• Letter to Editor
  • Pin it

Holli Dawn Coulman yesterday (August 27) pleaded guilty to defrauding Hewlett-Packard of almost $1 million between 2008 and 2012. She was an executive assistant to a senior vice president of a San Diego branch of the company. She had access to American Express corporate credit cards.

She admitted that instead of using the cards for legitimate company purposes, she used them to support her luxurious lifestyle — $100,000 spent at La Costa, more than $43,000 at Pebble Beach, thousands on air trips to Hawaii and Europe, more thousands to purchase items at Apple stores, and more than $350,000 to pay for her brother's business expenses.

As revealed in U.S. Court, she was skillful at covering up her expenditures: she intercepted and deleted emails that questioned her expenses, and she fabricated receipts, invoices, and even letters from her boss justifying her expenditures.

  • Letter to Editor
  • Pin it


MURPHYJUNK Aug. 28, 2014 @ 8 a.m.

sounds like she would fit in with the sacramento gang if she ran for office.


Don Bauder Aug. 28, 2014 @ 8:22 a.m.

Murphyjunk: A key question is this: what does this episode say about Hewlett-Packard internal controls and auditing? H-P, once a high tech hero, has had problems in recent years. One reason is the decline of personal computers. But could another reason be internal controls? Best, Don Bauder


Visduh Aug. 28, 2014 @ 8:07 a.m.

Some folks are very clever embezzlers, and usually come across as too dumb to know how to steal. But this points out how poorly run HP has been for a long time. That she could rip off so much for so long is outrageous, and reflects very badly on the internal controls a corporation of that size and putative sophistication should have.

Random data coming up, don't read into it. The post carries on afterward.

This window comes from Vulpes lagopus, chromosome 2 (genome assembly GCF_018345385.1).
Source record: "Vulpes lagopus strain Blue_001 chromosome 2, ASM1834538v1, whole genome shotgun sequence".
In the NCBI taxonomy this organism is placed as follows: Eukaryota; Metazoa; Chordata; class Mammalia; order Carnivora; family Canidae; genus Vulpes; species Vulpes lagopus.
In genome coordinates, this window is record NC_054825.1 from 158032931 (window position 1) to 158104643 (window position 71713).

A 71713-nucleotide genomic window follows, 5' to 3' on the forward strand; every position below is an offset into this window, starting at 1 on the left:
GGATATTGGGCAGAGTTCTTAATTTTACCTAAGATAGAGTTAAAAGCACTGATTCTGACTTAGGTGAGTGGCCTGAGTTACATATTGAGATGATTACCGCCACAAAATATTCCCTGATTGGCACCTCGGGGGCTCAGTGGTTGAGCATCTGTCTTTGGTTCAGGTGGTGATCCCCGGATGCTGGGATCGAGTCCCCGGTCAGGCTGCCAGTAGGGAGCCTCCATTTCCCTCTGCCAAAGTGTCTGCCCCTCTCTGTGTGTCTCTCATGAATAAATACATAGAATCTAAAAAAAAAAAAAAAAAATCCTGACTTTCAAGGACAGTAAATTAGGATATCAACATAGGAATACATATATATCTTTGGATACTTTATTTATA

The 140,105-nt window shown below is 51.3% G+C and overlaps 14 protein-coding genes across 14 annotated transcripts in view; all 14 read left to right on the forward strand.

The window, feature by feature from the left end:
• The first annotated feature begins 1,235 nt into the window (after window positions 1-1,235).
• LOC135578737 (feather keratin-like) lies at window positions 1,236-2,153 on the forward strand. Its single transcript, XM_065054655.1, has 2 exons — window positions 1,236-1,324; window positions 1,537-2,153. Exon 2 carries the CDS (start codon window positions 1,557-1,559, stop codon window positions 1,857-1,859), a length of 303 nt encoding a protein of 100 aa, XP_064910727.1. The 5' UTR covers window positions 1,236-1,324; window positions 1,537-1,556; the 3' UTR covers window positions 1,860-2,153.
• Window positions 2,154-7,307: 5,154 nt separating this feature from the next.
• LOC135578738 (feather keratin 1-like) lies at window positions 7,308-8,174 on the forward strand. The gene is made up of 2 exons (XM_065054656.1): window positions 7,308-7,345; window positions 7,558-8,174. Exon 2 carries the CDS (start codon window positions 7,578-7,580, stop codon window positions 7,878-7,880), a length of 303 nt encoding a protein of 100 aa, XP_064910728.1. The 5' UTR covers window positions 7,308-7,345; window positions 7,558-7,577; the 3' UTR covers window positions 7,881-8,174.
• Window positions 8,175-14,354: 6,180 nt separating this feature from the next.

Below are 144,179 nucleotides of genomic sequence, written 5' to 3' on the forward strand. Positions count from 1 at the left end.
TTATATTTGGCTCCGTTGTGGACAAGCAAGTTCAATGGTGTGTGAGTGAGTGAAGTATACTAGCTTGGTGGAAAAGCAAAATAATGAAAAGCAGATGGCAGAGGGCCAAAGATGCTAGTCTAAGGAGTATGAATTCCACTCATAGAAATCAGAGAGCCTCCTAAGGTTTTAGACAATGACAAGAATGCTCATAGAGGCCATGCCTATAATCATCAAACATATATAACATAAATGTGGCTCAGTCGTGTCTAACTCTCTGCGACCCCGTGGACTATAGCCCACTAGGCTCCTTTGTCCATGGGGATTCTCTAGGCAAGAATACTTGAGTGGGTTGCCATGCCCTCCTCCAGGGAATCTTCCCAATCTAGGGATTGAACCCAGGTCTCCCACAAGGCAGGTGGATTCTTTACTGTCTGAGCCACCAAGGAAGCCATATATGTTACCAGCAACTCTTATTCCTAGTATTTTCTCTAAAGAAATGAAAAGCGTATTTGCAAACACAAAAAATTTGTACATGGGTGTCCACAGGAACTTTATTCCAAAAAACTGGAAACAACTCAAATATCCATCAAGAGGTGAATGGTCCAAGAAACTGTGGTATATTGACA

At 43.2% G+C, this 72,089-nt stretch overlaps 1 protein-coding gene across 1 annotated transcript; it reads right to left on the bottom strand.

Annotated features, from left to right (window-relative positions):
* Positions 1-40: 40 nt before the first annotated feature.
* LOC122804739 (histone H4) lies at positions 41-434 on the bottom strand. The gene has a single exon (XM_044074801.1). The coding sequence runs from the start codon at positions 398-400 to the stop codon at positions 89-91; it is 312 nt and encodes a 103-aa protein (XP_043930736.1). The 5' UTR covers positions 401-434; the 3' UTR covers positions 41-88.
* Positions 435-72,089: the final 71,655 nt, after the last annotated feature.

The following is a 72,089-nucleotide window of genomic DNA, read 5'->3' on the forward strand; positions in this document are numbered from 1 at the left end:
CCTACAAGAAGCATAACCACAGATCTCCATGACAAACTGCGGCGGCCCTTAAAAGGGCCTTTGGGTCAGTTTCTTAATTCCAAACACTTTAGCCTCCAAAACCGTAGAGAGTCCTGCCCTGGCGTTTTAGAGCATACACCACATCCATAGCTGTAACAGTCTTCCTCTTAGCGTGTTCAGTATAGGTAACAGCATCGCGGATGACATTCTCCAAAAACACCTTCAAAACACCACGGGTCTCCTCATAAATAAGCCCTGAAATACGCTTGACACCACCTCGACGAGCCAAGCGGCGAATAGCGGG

Fifteen years ago, Wall Street had HP separate its instrumentation business with an IPO to "increase shareholder value." That created Agilent Technologies. What it did was take away profitable niche company that had some cash cow businesses and make HP totally dependent upon computers and peripherals. In the intervening years, HP could have made good use of that cash flow to weather its downturns and stay viable. But, hey, a million is pocket change to a company like HP, isn't it?


Don Bauder Aug. 28, 2014 @ 8:25 a.m.

Visduh: Good points. I agree wholeheartedly with them. Does this reflect on H-P's auditing process? I don't see how it can't. Best, Don Bauder


Visduh Aug. 28, 2014 @ 9:42 a.m.

Yes, what does it say about the outside audit firm, whichever of the "Big Four" that handles that for HP? If you have a small company, they're all over you about the tiniest mistakes and gaps in armor. But when it gets to big corporate America, they are blind to huge frauds, in the hundreds of millions or billions. Sigh.


Don Bauder Aug. 28, 2014 @ 11:33 a.m.

Visduh: That's because big corporate America pays so much to its auditing firms. And in so many cases, the firms can get away with overlooking an egregious fraud. Best, Don Bauder


Sign in to comment

Let’s Be Friends

Subscribe for local event alerts, concerts tickets, promotions and more from the San Diego Reader